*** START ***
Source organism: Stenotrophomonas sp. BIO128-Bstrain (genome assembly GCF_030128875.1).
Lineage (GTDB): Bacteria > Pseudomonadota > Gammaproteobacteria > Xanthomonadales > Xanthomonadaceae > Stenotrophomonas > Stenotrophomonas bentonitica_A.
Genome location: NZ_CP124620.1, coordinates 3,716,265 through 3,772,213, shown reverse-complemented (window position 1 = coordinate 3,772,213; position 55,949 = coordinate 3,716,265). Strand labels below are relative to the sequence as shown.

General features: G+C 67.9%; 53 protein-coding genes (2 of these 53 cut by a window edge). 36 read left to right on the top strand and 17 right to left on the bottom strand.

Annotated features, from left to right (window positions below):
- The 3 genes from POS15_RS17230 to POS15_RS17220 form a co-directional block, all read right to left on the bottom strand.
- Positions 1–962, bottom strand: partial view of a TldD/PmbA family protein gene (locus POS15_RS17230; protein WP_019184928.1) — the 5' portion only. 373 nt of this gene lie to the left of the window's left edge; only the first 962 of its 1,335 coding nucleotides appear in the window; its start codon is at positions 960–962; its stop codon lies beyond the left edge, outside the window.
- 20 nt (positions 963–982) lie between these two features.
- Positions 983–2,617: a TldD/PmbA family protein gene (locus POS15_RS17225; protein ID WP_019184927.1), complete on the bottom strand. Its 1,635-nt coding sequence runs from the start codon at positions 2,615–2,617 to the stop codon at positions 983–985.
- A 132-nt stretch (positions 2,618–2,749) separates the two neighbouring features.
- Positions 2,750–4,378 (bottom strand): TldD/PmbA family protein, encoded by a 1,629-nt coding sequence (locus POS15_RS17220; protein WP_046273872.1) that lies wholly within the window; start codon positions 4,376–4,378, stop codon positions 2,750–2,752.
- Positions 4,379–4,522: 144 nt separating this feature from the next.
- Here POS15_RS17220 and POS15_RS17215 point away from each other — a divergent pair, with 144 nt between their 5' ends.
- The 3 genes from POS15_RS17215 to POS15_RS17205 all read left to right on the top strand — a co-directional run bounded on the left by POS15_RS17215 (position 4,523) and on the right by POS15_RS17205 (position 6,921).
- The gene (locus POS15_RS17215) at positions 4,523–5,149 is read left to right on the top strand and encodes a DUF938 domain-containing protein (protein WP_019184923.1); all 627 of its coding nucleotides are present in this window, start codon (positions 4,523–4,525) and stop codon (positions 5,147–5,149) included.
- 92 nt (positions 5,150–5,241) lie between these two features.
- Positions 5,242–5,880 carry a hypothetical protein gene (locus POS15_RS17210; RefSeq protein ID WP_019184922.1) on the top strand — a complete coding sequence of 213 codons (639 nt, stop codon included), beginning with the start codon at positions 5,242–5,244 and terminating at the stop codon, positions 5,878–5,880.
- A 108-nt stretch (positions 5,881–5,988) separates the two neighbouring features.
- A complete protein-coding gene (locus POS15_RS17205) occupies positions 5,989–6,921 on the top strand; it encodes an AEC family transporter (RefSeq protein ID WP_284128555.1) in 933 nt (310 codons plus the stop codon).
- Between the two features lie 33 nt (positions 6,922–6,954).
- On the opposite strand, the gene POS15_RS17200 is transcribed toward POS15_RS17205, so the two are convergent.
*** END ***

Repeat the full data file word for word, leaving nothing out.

Source organism: Stenotrophomonas sp. BIO128-Bstrain (genome assembly GCF_030128875.1).
Lineage (GTDB): Bacteria > Pseudomonadota > Gammaproteobacteria > Xanthomonadales > Xanthomonadaceae > Stenotrophomonas > Stenotrophomonas bentonitica_A.
Genome location: NZ_CP124620.1, coordinates 3,716,265 through 3,772,213, shown reverse-complemented (window position 1 = coordinate 3,772,213; position 55,949 = coordinate 3,716,265). Strand labels below are relative to the sequence as shown.

General features: G+C 67.9%; 53 protein-coding genes (2 of these 53 cut by a window edge). 36 read left to right on the top strand and 17 right to left on the bottom strand.

Annotated features, from left to right (window positions below):
- The 3 genes from POS15_RS17230 to POS15_RS17220 form a co-directional block, all read right to left on the bottom strand.
- Positions 1–962, bottom strand: partial view of a TldD/PmbA family protein gene (locus POS15_RS17230; protein WP_019184928.1) — the 5' portion only. 373 nt of this gene lie to the left of the window's left edge; only the first 962 of its 1,335 coding nucleotides appear in the window; its start codon is at positions 960–962; its stop codon lies beyond the left edge, outside the window.
- 20 nt (positions 963–982) lie between these two features.
- Positions 983–2,617: a TldD/PmbA family protein gene (locus POS15_RS17225; protein ID WP_019184927.1), complete on the bottom strand. Its 1,635-nt coding sequence runs from the start codon at positions 2,615–2,617 to the stop codon at positions 983–985.
- A 132-nt stretch (positions 2,618–2,749) separates the two neighbouring features.
- Positions 2,750–4,378 (bottom strand): TldD/PmbA family protein, encoded by a 1,629-nt coding sequence (locus POS15_RS17220; protein WP_046273872.1) that lies wholly within the window; start codon positions 4,376–4,378, stop codon positions 2,750–2,752.
- Positions 4,379–4,522: 144 nt separating this feature from the next.
- Here POS15_RS17220 and POS15_RS17215 point away from each other — a divergent pair, with 144 nt between their 5' ends.
- The 3 genes from POS15_RS17215 to POS15_RS17205 all read left to right on the top strand — a co-directional run bounded on the left by POS15_RS17215 (position 4,523) and on the right by POS15_RS17205 (position 6,921).
- The gene (locus POS15_RS17215) at positions 4,523–5,149 is read left to right on the top strand and encodes a DUF938 domain-containing protein (protein WP_019184923.1); all 627 of its coding nucleotides are present in this window, start codon (positions 4,523–4,525) and stop codon (positions 5,147–5,149) included.
- 92 nt (positions 5,150–5,241) lie between these two features.
- Positions 5,242–5,880 carry a hypothetical protein gene (locus POS15_RS17210; RefSeq protein ID WP_019184922.1) on the top strand — a complete coding sequence of 213 codons (639 nt, stop codon included), beginning with the start codon at positions 5,242–5,244 and terminating at the stop codon, positions 5,878–5,880.
- A 108-nt stretch (positions 5,881–5,988) separates the two neighbouring features.
- A complete protein-coding gene (locus POS15_RS17205) occupies positions 5,989–6,921 on the top strand; it encodes an AEC family transporter (RefSeq protein ID WP_284128555.1) in 933 nt (310 codons plus the stop codon).
- Between the two features lie 33 nt (positions 6,922–6,954).
- On the opposite strand, the gene POS15_RS17200 is transcribed toward POS15_RS17205, so the two are convergent.